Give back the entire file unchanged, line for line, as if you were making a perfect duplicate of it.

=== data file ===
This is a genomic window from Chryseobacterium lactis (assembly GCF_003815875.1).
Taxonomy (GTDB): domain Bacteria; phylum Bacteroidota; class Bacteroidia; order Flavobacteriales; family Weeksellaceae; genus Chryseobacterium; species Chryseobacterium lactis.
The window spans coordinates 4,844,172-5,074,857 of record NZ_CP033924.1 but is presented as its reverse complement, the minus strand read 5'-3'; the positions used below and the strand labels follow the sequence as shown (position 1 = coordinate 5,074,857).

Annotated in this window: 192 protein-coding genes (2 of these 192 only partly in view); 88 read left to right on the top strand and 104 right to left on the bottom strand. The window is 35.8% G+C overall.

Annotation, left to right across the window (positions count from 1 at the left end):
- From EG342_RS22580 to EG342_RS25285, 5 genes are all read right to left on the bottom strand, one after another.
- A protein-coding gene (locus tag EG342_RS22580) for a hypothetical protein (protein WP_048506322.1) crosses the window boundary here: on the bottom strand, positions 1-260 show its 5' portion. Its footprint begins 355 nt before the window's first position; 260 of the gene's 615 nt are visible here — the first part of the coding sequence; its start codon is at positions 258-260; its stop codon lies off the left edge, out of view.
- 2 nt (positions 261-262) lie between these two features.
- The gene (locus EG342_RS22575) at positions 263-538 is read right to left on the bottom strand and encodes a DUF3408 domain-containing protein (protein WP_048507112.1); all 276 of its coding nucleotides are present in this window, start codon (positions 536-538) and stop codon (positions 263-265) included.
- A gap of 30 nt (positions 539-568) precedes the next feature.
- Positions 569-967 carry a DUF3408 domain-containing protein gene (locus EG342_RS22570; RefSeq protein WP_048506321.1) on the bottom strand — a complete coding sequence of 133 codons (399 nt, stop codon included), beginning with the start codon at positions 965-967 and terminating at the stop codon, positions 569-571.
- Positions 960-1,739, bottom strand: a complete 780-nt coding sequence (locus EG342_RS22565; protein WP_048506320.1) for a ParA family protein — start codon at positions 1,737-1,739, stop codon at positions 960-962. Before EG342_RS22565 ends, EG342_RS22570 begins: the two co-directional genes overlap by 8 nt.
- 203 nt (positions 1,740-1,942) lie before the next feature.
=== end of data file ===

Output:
This is a genomic window from Chryseobacterium lactis (assembly GCF_003815875.1).
Taxonomy (GTDB): domain Bacteria; phylum Bacteroidota; class Bacteroidia; order Flavobacteriales; family Weeksellaceae; genus Chryseobacterium; species Chryseobacterium lactis.
The window spans coordinates 4,844,172-5,074,857 of record NZ_CP033924.1 but is presented as its reverse complement, the minus strand read 5'-3'; the positions used below and the strand labels follow the sequence as shown (position 1 = coordinate 5,074,857).

Annotated in this window: 192 protein-coding genes (2 of these 192 only partly in view); 88 read left to right on the top strand and 104 right to left on the bottom strand. The window is 35.8% G+C overall.

Annotation, left to right across the window (positions count from 1 at the left end):
- From EG342_RS22580 to EG342_RS25285, 5 genes are all read right to left on the bottom strand, one after another.
- A protein-coding gene (locus tag EG342_RS22580) for a hypothetical protein (protein WP_048506322.1) crosses the window boundary here: on the bottom strand, positions 1-260 show its 5' portion. Its footprint begins 355 nt before the window's first position; 260 of the gene's 615 nt are visible here — the first part of the coding sequence; its start codon is at positions 258-260; its stop codon lies off the left edge, out of view.
- 2 nt (positions 261-262) lie between these two features.
- The gene (locus EG342_RS22575) at positions 263-538 is read right to left on the bottom strand and encodes a DUF3408 domain-containing protein (protein WP_048507112.1); all 276 of its coding nucleotides are present in this window, start codon (positions 536-538) and stop codon (positions 263-265) included.
- A gap of 30 nt (positions 539-568) precedes the next feature.
- Positions 569-967 carry a DUF3408 domain-containing protein gene (locus EG342_RS22570; RefSeq protein WP_048506321.1) on the bottom strand — a complete coding sequence of 133 codons (399 nt, stop codon included), beginning with the start codon at positions 965-967 and terminating at the stop codon, positions 569-571.
- Positions 960-1,739, bottom strand: a complete 780-nt coding sequence (locus EG342_RS22565; protein WP_048506320.1) for a ParA family protein — start codon at positions 1,737-1,739, stop codon at positions 960-962. Before EG342_RS22565 ends, EG342_RS22570 begins: the two co-directional genes overlap by 8 nt.
- 203 nt (positions 1,740-1,942) lie before the next feature.